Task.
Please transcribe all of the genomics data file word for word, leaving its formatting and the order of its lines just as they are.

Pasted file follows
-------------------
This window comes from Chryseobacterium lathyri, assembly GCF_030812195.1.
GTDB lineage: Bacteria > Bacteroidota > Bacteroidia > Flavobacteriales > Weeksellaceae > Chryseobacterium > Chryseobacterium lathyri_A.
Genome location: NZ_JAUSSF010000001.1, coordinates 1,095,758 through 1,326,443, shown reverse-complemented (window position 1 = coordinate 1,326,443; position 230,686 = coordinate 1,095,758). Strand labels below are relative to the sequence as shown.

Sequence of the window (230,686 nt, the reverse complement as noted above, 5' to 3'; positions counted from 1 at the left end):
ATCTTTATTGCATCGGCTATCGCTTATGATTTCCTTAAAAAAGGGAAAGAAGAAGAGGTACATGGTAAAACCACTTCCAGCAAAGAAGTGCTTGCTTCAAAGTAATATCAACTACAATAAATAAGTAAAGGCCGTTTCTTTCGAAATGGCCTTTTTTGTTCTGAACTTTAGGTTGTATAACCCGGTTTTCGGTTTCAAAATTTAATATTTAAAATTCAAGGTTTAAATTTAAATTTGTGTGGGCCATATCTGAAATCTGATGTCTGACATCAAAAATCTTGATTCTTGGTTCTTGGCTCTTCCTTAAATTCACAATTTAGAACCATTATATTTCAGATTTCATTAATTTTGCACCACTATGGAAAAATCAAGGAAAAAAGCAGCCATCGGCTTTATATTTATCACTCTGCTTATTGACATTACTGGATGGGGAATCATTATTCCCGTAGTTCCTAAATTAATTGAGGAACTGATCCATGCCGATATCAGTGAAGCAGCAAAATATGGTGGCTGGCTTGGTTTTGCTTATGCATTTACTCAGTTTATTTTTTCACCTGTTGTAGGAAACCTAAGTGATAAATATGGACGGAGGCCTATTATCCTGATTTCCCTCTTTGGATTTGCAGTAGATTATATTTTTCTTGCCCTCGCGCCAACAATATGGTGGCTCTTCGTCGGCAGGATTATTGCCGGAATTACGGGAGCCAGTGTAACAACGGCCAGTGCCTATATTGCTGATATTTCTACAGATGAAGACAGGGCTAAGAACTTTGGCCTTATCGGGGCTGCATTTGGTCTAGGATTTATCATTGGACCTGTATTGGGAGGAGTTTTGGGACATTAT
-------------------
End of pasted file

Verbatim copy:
This window comes from Chryseobacterium lathyri, assembly GCF_030812195.1.
GTDB lineage: Bacteria > Bacteroidota > Bacteroidia > Flavobacteriales > Weeksellaceae > Chryseobacterium > Chryseobacterium lathyri_A.
Genome location: NZ_JAUSSF010000001.1, coordinates 1,095,758 through 1,326,443, shown reverse-complemented (window position 1 = coordinate 1,326,443; position 230,686 = coordinate 1,095,758). Strand labels below are relative to the sequence as shown.

Sequence of the window (230,686 nt, the reverse complement as noted above, 5' to 3'; positions counted from 1 at the left end):
ATCTTTATTGCATCGGCTATCGCTTATGATTTCCTTAAAAAAGGGAAAGAAGAAGAGGTACATGGTAAAACCACTTCCAGCAAAGAAGTGCTTGCTTCAAAGTAATATCAACTACAATAAATAAGTAAAGGCCGTTTCTTTCGAAATGGCCTTTTTTGTTCTGAACTTTAGGTTGTATAACCCGGTTTTCGGTTTCAAAATTTAATATTTAAAATTCAAGGTTTAAATTTAAATTTGTGTGGGCCATATCTGAAATCTGATGTCTGACATCAAAAATCTTGATTCTTGGTTCTTGGCTCTTCCTTAAATTCACAATTTAGAACCATTATATTTCAGATTTCATTAATTTTGCACCACTATGGAAAAATCAAGGAAAAAAGCAGCCATCGGCTTTATATTTATCACTCTGCTTATTGACATTACTGGATGGGGAATCATTATTCCCGTAGTTCCTAAATTAATTGAGGAACTGATCCATGCCGATATCAGTGAAGCAGCAAAATATGGTGGCTGGCTTGGTTTTGCTTATGCATTTACTCAGTTTATTTTTTCACCTGTTGTAGGAAACCTAAGTGATAAATATGGACGGAGGCCTATTATCCTGATTTCCCTCTTTGGATTTGCAGTAGATTATATTTTTCTTGCCCTCGCGCCAACAATATGGTGGCTCTTCGTCGGCAGGATTATTGCCGGAATTACGGGAGCCAGTGTAACAACGGCCAGTGCCTATATTGCTGATATTTCTACAGATGAAGACAGGGCTAAGAACTTTGGCCTTATCGGGGCTGCATTTGGTCTAGGATTTATCATTGGACCTGTATTGGGAGGAGTTTTGGGACATTAT